In 2006, I moved to the Georgia Coast. I never really gave much thought to Georgia having a coast prior to packing up. I was, after all, 22. I really hadn’t given much thought to anything.
I had just finished college in Troy, Alabama. I packed my bags and rolled out from my hometown of Enterprise, Alabama.
Fun fact: Enterprise, Alabama, is known for being “the only city in the world with a monument to an insect” — the Boll Weevil Monument. Fashioned after a bug who had the foresight to swoop in and eat up all our cotton, rerouting our attention to peanuts which became the new cash crop. It’s true, and has been a more-frequent-than-expected Jeopardy query. #TheMoreYouKnow
But I did. I moved. I shook the the red clay of Alabama off my feet and I came to live in this lovely land because my then-boyfriend, now-husband (13 years in October!) was an engineer working on the expansion of the interstate here. And I knew from the moment I first stepped out of the car, that this place was special. It wasn’t just the trees or the moss or the sand or the ocean. Meaningful things happened here. I could feel it … I still can.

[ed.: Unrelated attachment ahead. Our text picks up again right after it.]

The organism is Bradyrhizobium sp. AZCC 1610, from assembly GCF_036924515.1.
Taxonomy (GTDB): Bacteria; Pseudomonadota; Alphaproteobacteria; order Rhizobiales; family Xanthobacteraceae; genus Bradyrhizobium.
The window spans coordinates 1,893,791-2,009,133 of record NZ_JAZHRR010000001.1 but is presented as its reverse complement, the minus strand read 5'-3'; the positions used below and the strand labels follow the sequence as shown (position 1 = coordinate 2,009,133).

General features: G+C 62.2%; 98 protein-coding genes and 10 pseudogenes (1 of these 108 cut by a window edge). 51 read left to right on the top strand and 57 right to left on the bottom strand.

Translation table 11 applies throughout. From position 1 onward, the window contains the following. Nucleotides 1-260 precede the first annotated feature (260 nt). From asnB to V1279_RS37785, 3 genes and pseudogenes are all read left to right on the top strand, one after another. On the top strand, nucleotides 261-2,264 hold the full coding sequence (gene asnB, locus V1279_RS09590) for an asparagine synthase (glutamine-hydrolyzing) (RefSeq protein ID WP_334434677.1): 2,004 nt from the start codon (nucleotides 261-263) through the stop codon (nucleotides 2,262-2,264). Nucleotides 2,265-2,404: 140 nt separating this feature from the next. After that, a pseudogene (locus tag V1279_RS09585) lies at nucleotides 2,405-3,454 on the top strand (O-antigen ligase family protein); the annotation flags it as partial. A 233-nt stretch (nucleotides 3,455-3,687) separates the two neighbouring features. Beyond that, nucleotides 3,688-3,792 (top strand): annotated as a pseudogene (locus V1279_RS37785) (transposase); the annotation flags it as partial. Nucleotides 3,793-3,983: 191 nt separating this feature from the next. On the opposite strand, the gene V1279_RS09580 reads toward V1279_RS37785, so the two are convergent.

We’ve now been here many years and “here” is home. It makes me incredibly proud to share this place with others … virtually or in person (as life allows). I think they all quickly discover that this place is one of deep connections and a complicated history. But the beauty … ah, the beauty sweeps us all away.
There has been so much darkness in recent months. So much so, dear reader, I wasn’t sure I could ever climb out of the despair. But it was the beauty of this place — and its people — that has lifted me up and made me realize that we will all be OK.
As we Georgians, emerge from this — let’s try to move slower, steadier, and with greater purpose. Let’s get rid of all of those frivolous worries. If nothing else, let this make us take stock of what matters and what does not.
For me, the beauty and the history of this land (home to many who have endured very dark days), is a living breathing inspiration and assurance that we are, in fact, going to make it. This land withstood the evils of slavery and segregation, as well as epidemics like malaria and the Spanish Flu. It withstood World War I and II. In fact, we made Liberty ships for the latter in the Brunswick harbor. If anyone has “got this,” we have.
And that’s precisely what this issue is meant to highlight — the fact that we got this. You have to be strong to stand against the darkness. And we are strong.
In these pages you will discover how we have loved our way through this pandemic, taking time to nurture one another, and how this land offers hope and light for a brighter tomorrow.
All my love —